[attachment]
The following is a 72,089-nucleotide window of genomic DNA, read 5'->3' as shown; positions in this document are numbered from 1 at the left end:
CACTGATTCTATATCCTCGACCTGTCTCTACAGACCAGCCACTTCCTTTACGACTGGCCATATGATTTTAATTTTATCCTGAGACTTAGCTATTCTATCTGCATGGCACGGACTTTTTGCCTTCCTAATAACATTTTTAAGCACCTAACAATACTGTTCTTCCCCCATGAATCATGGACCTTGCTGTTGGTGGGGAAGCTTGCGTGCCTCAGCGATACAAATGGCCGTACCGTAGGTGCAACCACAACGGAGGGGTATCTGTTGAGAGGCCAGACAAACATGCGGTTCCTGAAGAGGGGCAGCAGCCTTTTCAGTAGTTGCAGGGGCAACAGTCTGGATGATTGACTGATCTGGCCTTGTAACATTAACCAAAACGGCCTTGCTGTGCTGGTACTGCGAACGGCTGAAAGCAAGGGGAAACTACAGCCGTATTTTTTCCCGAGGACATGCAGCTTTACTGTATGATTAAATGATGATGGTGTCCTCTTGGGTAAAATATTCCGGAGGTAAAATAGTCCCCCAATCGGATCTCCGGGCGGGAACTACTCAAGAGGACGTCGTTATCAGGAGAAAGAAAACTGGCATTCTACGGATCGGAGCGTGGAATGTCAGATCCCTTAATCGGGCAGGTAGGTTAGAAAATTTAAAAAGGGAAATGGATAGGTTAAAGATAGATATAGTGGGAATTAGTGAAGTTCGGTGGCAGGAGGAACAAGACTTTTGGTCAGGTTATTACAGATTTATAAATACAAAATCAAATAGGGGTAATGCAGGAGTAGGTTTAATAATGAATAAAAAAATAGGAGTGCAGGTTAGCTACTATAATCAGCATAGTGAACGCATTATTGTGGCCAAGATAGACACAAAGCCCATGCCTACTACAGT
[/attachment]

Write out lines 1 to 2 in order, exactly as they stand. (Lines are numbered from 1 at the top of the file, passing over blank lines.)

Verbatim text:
The following is a 72,089-nucleotide window of genomic DNA, read 5'->3' as shown; positions in this document are numbered from 1 at the left end:
CACTGATTCTATATCCTCGACCTGTCTCTACAGACCAGCCACTTCCTTTACGACTGGCCATATGATTTTAATTTTATCCTGAGACTTAGCTATTCTATCTGCATGGCACGGACTTTTTGCCTTCCTAATAACATTTTTAAGCACCTAACAATACTGTTCTTCCCCCATGAATCATGGACCTTGCTGTTGGTGGGGAAGCTTGCGTGCCTCAGCGATACAAATGGCCGTACCGTAGGTGCAACCACAACGGAGGGGTATCTGTTGAGAGGCCAGACAAACATGCGGTTCCTGAAGAGGGGCAGCAGCCTTTTCAGTAGTTGCAGGGGCAACAGTCTGGATGATTGACTGATCTGGCCTTGTAACATTAACCAAAACGGCCTTGCTGTGCTGGTACTGCGAACGGCTGAAAGCAAGGGGAAACTACAGCCGTATTTTTTCCCGAGGACATGCAGCTTTACTGTATGATTAAATGATGATGGTGTCCTCTTGGGTAAAATATTCCGGAGGTAAAATAGTCCCCCAATCGGATCTCCGGGCGGGAACTACTCAAGAGGACGTCGTTATCAGGAGAAAGAAAACTGGCATTCTACGGATCGGAGCGTGGAATGTCAGATCCCTTAATCGGGCAGGTAGGTTAGAAAATTTAAAAAGGGAAATGGATAGGTTAAAGATAGATATAGTGGGAATTAGTGAAGTTCGGTGGCAGGAGGAACAAGACTTTTGGTCAGGTTATTACAGATTTATAAATACAAAATCAAATAGGGGTAATGCAGGAGTAGGTTTAATAATGAATAAAAAAATAGGAGTGCAGGTTAGCTACTATAATCAGCATAGTGAACGCATTATTGTGGCCAAGATAGACACAAAGCCCATGCCTACTACAGT